167 – High performance: ‘Why I Like People with Unconventional Résumés. Claudio Fernández-Aráoz.

Posted by Colin Weatherby                                                                         500 words

its not the what or the how cover

This is the title of a chapter in Fernández-Aroáz’s book ‘It’s not the How or the What but the Who’. It is also the title of a blog he posted for HBR.org . In it he discusses the unconventional candidate with exceptional potential. I was surprised at his honesty in discussing his personal ‘epiphany’ when he realized that, as a recruiter, he had been advocating a recruitment strategy that his own company did not follow.

Fernández-Aráoz starts the chapter by discussing his HBR.org blog post and the response it prompted. Many of the respondents described their frustration at recruiters who didn’t appreciate, understand, or even consider their track record. For many people who have pursued executive roles in local government this is not news.

Many councils or almost all recruiters play it safe. They are looking for someone who is not going to fail in the role. In the experience of my colleagues this almost always translates into ‘we are only interviewing people who are already at level 2’. Anyone with an outstanding track record of achievement who hasn’t had the good fortune to find a benefactor (i.e. a CEO who they get to know who trusts them) or who hasn’t lucked out by applying for a job when there were no applicants already at level 2, is then eliminated from consideration.

So why does this happen? For the recruiters, it is important because it means that they will get paid. Usually, their fee depends on the person staying for a set period of time. For the CEO it reduces their risk of being seen to make a poor hire. Even if the person performs poorly, they can say that they weren’t the first person to make the mistake. Or they can blame the referee who said they had performed well in their previous level 2 position.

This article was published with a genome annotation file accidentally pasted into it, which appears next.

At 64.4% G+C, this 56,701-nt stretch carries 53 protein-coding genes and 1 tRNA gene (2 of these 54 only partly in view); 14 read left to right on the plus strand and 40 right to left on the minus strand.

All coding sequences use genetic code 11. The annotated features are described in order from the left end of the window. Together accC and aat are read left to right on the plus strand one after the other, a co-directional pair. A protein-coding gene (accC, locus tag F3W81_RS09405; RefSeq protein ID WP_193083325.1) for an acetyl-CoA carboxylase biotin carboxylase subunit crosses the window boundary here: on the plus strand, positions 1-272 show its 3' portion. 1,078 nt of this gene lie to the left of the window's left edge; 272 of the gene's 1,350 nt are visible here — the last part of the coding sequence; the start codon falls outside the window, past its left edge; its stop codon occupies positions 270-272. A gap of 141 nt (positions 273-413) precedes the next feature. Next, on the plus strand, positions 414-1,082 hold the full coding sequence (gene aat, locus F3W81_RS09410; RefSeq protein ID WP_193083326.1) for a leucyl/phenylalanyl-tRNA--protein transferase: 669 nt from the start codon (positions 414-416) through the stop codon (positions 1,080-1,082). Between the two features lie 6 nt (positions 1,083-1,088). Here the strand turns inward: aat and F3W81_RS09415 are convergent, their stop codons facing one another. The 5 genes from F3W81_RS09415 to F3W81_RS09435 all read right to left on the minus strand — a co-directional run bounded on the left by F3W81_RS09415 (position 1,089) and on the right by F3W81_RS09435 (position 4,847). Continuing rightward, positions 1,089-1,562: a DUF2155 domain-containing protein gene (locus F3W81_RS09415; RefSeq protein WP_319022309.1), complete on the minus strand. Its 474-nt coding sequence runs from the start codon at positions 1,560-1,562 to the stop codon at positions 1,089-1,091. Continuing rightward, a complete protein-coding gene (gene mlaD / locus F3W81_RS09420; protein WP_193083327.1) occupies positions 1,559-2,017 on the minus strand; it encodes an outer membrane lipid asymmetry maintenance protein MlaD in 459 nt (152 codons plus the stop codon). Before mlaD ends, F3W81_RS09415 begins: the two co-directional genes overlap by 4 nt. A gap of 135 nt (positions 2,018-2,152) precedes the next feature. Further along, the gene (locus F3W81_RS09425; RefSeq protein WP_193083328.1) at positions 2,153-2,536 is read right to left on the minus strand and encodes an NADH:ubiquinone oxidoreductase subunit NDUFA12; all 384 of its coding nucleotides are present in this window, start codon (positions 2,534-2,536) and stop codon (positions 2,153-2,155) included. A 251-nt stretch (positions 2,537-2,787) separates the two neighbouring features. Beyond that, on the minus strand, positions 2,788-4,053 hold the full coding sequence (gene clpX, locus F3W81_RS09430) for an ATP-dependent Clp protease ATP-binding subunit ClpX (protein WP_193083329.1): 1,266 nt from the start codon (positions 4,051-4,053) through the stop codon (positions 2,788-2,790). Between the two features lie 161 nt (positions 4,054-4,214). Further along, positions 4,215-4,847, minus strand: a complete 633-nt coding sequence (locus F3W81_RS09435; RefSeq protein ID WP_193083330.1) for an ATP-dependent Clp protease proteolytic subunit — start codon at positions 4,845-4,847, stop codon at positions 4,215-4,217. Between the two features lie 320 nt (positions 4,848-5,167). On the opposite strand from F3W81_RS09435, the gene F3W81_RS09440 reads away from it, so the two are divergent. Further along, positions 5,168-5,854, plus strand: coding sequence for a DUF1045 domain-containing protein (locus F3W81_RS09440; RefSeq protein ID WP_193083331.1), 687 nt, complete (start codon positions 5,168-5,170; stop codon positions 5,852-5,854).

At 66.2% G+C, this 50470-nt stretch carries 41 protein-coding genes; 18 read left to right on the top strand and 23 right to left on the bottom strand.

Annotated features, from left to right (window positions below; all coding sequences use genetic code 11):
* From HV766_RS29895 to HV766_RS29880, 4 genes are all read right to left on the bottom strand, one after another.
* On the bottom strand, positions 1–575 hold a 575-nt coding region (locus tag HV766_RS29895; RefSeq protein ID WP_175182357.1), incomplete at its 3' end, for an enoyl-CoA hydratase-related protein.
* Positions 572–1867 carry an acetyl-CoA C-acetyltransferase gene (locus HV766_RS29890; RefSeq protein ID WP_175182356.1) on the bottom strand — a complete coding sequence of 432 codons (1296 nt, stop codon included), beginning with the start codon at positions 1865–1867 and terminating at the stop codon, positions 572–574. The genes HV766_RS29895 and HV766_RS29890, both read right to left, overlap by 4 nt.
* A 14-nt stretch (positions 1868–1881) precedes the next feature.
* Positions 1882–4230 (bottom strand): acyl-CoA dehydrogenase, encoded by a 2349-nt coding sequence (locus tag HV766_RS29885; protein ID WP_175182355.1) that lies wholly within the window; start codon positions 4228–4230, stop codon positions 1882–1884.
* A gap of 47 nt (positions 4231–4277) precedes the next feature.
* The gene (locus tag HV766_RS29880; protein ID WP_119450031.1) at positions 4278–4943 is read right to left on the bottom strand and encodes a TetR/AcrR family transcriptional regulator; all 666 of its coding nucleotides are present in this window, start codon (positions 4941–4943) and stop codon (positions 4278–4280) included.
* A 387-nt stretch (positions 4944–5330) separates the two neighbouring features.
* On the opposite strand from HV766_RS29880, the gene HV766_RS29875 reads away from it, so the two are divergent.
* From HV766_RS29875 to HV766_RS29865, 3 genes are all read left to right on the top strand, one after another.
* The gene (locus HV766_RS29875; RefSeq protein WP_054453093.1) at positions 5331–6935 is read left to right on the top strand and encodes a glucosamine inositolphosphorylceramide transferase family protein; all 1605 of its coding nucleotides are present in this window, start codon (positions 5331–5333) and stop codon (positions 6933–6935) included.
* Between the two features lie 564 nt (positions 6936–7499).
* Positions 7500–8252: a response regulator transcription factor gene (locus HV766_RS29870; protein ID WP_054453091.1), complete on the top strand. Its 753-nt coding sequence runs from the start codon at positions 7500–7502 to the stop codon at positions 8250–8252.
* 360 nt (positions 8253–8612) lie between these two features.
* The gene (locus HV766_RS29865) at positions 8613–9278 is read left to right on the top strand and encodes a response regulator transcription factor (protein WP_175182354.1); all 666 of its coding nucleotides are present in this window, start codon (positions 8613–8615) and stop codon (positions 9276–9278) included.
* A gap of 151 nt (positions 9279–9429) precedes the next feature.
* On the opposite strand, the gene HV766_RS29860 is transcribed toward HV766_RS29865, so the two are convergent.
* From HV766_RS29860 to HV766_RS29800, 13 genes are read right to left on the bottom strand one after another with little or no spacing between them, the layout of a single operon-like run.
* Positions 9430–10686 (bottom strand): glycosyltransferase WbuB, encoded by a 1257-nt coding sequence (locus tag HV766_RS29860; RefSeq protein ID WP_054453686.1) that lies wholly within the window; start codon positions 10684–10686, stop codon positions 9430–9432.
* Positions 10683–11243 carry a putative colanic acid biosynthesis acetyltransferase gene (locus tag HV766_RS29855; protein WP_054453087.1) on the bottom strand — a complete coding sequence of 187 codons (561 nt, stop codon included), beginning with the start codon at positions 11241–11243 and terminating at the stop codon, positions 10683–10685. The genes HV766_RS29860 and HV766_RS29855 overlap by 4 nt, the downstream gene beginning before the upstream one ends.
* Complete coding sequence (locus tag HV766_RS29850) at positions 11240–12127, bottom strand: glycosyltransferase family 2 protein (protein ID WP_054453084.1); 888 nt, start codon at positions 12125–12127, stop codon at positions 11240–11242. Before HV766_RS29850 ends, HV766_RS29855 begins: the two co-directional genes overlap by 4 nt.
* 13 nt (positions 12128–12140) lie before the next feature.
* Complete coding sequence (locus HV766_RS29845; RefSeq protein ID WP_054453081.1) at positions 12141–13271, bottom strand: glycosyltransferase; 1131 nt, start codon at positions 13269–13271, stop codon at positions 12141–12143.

Fernández-Aráoz proffers the view (discovered when he realised his firm didn’t hire for previous experience in roles)that whilst the mantra in the past might have been ‘the best predictor of future performance is past performance’, that the dynamic nature of jobs now means that potential should be the first consideration. And, he says that people who have ‘thrived in nonlinear careers form an excellent candidate pool’. His parting advice is to check the past work experience and performance of a candidate (which matters) but to also consider their potential (which matters more).

“ … never automatically discount someone whose job history differs from the norm. In fact, give them a close look. Versatility is a huge asset”

As someone who has worked for seven level 2’s in the past 10 years, I can’t help but agree. I have seen 5 people come into the role and each has been a predictable choice with a background in local government that has meant they have simply repeated what they have seen others do.

None has brought genuinely new thinking and a different approach to address changing community needs and ideas about value.

Fernández-Aráoz, Claudio, 2014. It’s not the How or the What but the Who – Succeed by Surrounding Yourself with the Best.

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